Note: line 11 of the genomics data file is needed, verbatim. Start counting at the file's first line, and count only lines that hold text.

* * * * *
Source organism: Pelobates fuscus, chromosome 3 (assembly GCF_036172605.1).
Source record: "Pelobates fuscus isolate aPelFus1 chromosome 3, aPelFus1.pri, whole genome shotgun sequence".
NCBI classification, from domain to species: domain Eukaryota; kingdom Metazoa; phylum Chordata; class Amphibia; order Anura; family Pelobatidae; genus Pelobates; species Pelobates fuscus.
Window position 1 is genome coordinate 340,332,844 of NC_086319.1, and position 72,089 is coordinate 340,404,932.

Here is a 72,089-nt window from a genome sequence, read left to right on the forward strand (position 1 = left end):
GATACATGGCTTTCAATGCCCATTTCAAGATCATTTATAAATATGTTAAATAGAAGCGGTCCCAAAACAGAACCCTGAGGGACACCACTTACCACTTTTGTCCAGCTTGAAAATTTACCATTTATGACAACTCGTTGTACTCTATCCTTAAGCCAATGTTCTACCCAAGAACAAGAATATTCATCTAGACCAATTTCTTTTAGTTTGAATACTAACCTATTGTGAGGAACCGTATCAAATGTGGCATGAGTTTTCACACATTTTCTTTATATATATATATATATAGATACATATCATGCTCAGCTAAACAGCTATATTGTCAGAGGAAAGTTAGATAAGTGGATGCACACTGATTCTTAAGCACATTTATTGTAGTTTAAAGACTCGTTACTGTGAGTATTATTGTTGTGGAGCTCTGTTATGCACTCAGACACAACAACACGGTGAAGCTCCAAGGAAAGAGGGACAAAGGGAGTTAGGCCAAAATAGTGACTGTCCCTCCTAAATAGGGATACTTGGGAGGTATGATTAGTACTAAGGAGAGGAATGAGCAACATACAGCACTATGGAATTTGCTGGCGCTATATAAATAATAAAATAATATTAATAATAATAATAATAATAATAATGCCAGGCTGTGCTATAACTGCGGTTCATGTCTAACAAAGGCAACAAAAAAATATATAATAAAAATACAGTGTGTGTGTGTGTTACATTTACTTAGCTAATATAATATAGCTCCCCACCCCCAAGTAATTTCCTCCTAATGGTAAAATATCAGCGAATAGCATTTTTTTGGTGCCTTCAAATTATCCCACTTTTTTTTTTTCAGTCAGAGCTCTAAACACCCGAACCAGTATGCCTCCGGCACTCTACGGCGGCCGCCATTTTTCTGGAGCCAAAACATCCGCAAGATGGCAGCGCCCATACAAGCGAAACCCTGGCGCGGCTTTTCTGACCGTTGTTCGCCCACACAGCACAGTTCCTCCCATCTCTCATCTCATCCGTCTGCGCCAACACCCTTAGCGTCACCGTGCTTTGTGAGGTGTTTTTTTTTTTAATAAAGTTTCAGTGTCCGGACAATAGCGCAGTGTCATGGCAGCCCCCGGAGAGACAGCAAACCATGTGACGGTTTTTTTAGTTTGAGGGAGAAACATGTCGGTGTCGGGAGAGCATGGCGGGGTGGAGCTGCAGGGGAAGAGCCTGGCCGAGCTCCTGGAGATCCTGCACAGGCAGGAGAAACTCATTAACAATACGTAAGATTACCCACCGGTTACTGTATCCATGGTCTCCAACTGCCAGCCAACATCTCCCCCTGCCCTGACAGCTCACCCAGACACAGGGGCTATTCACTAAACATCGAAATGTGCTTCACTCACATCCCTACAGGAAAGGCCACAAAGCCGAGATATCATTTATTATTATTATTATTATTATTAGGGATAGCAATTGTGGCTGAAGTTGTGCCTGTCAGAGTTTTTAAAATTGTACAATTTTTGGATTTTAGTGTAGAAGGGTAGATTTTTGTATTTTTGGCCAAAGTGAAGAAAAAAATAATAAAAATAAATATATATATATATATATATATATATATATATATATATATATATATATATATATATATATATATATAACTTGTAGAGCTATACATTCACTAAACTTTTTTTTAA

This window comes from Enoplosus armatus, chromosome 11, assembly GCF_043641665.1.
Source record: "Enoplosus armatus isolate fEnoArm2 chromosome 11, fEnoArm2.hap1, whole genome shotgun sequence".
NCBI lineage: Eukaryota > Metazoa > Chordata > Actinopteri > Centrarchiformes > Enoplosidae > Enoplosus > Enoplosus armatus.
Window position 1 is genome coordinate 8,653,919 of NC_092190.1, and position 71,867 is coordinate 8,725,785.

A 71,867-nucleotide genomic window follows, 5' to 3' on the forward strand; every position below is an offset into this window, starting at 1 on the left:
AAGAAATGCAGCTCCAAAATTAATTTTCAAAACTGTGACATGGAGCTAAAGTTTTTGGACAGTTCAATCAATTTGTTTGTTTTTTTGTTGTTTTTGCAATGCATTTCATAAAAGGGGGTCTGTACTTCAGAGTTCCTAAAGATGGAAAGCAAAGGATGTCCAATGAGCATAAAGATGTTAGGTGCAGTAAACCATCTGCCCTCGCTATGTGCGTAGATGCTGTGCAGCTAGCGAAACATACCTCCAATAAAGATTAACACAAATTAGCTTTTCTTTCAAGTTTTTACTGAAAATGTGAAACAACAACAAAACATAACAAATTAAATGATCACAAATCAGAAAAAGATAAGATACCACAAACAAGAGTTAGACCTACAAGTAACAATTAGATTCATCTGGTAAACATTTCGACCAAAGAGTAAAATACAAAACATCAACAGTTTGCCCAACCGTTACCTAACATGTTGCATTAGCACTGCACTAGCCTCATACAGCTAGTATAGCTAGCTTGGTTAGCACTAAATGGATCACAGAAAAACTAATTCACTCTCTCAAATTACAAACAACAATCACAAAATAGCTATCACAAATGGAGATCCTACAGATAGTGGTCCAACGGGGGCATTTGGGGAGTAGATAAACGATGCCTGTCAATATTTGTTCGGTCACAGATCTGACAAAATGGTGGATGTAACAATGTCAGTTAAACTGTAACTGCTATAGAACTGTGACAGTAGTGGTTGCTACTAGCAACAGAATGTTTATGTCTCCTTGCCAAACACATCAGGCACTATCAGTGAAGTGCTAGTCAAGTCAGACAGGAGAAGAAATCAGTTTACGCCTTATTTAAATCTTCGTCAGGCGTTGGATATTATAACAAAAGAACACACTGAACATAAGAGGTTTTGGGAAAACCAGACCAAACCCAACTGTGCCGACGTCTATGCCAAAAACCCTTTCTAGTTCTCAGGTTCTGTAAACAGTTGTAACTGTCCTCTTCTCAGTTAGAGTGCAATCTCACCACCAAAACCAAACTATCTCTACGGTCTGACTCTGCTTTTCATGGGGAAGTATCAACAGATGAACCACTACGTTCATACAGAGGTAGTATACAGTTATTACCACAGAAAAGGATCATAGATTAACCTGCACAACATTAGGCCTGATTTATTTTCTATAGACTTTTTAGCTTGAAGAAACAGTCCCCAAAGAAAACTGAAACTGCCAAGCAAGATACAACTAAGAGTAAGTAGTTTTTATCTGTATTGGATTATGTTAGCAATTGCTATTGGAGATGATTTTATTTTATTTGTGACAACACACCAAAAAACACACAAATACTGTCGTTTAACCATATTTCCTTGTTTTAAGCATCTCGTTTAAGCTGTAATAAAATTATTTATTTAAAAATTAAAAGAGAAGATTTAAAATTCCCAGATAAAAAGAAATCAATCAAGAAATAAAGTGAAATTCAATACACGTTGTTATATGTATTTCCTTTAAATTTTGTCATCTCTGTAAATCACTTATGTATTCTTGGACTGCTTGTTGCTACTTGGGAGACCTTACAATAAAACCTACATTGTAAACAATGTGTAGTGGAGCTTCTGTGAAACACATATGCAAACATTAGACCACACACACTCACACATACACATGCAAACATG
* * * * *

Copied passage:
A 71,867-nucleotide genomic window follows, 5' to 3' on the forward strand; every position below is an offset into this window, starting at 1 on the left: